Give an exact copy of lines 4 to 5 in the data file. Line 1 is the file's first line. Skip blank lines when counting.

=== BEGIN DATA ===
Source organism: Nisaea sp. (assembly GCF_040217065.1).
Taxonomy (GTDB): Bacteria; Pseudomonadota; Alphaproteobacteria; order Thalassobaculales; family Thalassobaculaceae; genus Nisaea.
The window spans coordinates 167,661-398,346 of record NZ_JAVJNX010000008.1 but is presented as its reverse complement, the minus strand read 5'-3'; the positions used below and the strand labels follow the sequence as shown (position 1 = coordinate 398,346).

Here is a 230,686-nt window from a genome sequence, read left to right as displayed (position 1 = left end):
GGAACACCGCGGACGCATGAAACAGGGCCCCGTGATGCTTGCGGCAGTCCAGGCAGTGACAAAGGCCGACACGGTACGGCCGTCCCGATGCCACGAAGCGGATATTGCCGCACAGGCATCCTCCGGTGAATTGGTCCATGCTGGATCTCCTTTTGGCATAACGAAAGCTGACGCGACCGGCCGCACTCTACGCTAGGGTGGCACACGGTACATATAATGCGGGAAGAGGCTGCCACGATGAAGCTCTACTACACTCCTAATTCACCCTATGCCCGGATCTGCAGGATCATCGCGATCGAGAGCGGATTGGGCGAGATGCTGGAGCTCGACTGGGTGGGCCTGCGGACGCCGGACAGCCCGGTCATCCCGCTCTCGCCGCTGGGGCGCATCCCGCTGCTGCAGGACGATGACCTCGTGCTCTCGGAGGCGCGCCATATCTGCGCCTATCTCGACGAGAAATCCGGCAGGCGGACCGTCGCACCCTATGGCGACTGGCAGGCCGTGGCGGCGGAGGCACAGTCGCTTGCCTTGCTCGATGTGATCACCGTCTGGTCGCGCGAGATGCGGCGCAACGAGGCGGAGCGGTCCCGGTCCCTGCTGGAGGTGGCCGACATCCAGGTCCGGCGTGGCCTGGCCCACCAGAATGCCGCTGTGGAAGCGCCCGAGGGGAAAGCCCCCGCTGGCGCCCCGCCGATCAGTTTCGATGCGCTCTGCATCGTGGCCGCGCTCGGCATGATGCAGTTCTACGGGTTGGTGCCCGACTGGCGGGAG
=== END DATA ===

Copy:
Here is a 230,686-nt window from a genome sequence, read left to right as displayed (position 1 = left end):
GGAACACCGCGGACGCATGAAACAGGGCCCCGTGATGCTTGCGGCAGTCCAGGCAGTGACAAAGGCCGACACGGTACGGCCGTCCCGATGCCACGAAGCGGATATTGCCGCACAGGCATCCTCCGGTGAATTGGTCCATGCTGGATCTCCTTTTGGCATAACGAAAGCTGACGCGACCGGCCGCACTCTACGCTAGGGTGGCACACGGTACATATAATGCGGGAAGAGGCTGCCACGATGAAGCTCTACTACACTCCTAATTCACCCTATGCCCGGATCTGCAGGATCATCGCGATCGAGAGCGGATTGGGCGAGATGCTGGAGCTCGACTGGGTGGGCCTGCGGACGCCGGACAGCCCGGTCATCCCGCTCTCGCCGCTGGGGCGCATCCCGCTGCTGCAGGACGATGACCTCGTGCTCTCGGAGGCGCGCCATATCTGCGCCTATCTCGACGAGAAATCCGGCAGGCGGACCGTCGCACCCTATGGCGACTGGCAGGCCGTGGCGGCGGAGGCACAGTCGCTTGCCTTGCTCGATGTGATCACCGTCTGGTCGCGCGAGATGCGGCGCAACGAGGCGGAGCGGTCCCGGTCCCTGCTGGAGGTGGCCGACATCCAGGTCCGGCGTGGCCTGGCCCACCAGAATGCCGCTGTGGAAGCGCCCGAGGGGAAAGCCCCCGCTGGCGCCCCGCCGATCAGTTTCGATGCGCTCTGCATCGTGGCCGCGCTCGGCATGATGCAGTTCTACGGGTTGGTGCCCGACTGGCGGGAG